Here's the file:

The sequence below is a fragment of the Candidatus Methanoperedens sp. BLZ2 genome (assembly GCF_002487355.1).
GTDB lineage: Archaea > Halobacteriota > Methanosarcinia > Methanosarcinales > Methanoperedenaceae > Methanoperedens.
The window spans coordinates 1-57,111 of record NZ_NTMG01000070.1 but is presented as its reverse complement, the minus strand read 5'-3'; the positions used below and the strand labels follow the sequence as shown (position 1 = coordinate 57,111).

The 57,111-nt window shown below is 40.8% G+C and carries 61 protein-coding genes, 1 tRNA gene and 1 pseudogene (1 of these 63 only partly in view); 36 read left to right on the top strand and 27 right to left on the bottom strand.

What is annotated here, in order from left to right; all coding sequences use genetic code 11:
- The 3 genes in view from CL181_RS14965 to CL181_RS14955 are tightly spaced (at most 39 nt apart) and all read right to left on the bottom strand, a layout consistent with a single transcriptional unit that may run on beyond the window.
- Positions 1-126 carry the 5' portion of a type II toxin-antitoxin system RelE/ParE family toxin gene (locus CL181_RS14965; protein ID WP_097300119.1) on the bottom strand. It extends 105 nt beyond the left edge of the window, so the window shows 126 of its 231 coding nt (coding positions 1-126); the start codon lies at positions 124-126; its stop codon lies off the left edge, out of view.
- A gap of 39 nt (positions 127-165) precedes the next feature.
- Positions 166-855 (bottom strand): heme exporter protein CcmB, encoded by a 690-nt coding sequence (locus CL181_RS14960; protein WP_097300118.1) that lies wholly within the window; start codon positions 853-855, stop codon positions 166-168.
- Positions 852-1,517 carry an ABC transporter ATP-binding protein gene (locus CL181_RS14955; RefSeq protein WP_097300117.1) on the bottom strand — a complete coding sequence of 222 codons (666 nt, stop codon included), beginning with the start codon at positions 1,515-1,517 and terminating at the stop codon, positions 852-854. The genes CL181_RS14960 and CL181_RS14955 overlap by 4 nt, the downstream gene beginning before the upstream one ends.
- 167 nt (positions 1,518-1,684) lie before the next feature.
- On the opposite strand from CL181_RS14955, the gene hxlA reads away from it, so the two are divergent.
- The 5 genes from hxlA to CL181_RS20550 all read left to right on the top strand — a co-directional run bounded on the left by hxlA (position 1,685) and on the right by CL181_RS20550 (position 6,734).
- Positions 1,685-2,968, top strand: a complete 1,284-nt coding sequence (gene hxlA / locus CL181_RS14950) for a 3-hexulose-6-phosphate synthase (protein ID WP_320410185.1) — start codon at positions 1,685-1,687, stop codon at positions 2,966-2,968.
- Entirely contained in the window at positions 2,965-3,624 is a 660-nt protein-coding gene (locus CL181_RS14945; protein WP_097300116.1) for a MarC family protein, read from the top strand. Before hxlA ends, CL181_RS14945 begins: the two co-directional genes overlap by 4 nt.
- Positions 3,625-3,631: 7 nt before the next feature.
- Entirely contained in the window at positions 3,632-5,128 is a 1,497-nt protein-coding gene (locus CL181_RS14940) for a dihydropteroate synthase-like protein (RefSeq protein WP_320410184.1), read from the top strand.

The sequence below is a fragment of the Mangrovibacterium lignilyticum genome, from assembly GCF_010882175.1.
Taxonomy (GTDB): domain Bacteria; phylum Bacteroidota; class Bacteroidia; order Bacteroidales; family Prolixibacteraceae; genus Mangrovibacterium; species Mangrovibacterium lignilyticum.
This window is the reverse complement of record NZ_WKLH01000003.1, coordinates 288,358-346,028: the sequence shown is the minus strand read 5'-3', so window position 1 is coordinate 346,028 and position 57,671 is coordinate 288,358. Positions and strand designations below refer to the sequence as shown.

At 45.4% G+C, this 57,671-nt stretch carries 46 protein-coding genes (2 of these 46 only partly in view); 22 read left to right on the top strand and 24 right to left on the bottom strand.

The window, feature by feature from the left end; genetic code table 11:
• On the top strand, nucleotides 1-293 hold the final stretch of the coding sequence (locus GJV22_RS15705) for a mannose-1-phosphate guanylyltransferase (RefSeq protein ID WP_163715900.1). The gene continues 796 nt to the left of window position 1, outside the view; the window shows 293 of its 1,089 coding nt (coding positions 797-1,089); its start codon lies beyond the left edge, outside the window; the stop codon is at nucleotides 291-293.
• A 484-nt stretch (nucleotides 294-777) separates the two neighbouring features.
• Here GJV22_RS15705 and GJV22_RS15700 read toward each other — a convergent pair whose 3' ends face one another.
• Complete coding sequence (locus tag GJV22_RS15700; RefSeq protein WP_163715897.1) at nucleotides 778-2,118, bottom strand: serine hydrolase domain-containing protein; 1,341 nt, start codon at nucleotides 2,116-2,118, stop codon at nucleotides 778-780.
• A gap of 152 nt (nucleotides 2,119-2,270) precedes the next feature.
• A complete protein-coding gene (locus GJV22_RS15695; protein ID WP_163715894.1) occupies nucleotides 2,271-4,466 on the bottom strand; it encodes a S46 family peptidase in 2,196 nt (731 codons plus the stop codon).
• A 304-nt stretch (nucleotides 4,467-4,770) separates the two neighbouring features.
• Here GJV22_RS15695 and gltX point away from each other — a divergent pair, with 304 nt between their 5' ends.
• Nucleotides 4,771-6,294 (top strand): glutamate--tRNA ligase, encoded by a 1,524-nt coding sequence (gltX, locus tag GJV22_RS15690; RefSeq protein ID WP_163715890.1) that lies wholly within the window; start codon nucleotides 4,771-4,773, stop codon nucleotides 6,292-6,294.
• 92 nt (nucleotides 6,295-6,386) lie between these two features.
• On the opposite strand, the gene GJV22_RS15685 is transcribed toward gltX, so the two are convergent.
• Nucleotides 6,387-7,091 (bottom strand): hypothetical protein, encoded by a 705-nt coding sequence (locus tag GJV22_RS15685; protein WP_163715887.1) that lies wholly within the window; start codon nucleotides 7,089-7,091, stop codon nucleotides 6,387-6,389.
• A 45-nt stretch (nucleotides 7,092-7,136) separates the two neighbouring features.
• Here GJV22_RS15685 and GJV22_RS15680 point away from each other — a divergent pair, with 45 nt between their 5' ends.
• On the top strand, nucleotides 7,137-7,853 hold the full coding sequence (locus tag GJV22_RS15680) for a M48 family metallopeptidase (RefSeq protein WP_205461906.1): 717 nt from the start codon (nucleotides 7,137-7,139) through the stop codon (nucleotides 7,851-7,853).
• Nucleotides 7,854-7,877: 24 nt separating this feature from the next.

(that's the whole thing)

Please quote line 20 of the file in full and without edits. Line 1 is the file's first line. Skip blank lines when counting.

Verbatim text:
This window is the reverse complement of record NZ_WKLH01000003.1, coordinates 288,358-346,028: the sequence shown is the minus strand read 5'-3', so window position 1 is coordinate 346,028 and position 57,671 is coordinate 288,358. Positions and strand designations below refer to the sequence as shown.